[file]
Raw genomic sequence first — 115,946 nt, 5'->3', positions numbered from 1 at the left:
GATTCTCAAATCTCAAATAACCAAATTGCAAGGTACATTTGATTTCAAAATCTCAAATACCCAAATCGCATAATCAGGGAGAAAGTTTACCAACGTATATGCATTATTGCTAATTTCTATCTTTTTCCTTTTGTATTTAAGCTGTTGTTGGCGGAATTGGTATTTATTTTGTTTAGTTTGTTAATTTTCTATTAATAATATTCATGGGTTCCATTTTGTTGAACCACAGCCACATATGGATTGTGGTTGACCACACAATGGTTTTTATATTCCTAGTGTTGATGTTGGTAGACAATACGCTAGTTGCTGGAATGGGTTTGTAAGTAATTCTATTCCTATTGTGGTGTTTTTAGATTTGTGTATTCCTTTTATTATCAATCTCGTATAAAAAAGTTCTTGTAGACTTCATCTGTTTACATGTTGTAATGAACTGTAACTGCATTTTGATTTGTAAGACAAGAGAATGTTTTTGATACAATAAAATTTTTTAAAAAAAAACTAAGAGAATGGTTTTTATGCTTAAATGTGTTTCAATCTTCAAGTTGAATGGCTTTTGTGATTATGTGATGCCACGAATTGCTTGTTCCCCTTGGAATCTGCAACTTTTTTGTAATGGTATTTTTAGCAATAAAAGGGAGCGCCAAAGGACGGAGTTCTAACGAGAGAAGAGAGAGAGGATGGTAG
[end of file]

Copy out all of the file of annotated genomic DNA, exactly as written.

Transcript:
Raw genomic sequence first — 115,946 nt, 5'->3', positions numbered from 1 at the left:
GATTCTCAAATCTCAAATAACCAAATTGCAAGGTACATTTGATTTCAAAATCTCAAATACCCAAATCGCATAATCAGGGAGAAAGTTTACCAACGTATATGCATTATTGCTAATTTCTATCTTTTTCCTTTTGTATTTAAGCTGTTGTTGGCGGAATTGGTATTTATTTTGTTTAGTTTGTTAATTTTCTATTAATAATATTCATGGGTTCCATTTTGTTGAACCACAGCCACATATGGATTGTGGTTGACCACACAATGGTTTTTATATTCCTAGTGTTGATGTTGGTAGACAATACGCTAGTTGCTGGAATGGGTTTGTAAGTAATTCTATTCCTATTGTGGTGTTTTTAGATTTGTGTATTCCTTTTATTATCAATCTCGTATAAAAAAGTTCTTGTAGACTTCATCTGTTTACATGTTGTAATGAACTGTAACTGCATTTTGATTTGTAAGACAAGAGAATGTTTTTGATACAATAAAATTTTTTAAAAAAAAACTAAGAGAATGGTTTTTATGCTTAAATGTGTTTCAATCTTCAAGTTGAATGGCTTTTGTGATTATGTGATGCCACGAATTGCTTGTTCCCCTTGGAATCTGCAACTTTTTTGTAATGGTATTTTTAGCAATAAAAGGGAGCGCCAAAGGACGGAGTTCTAACGAGAGAAGAGAGAGAGGATGGTAG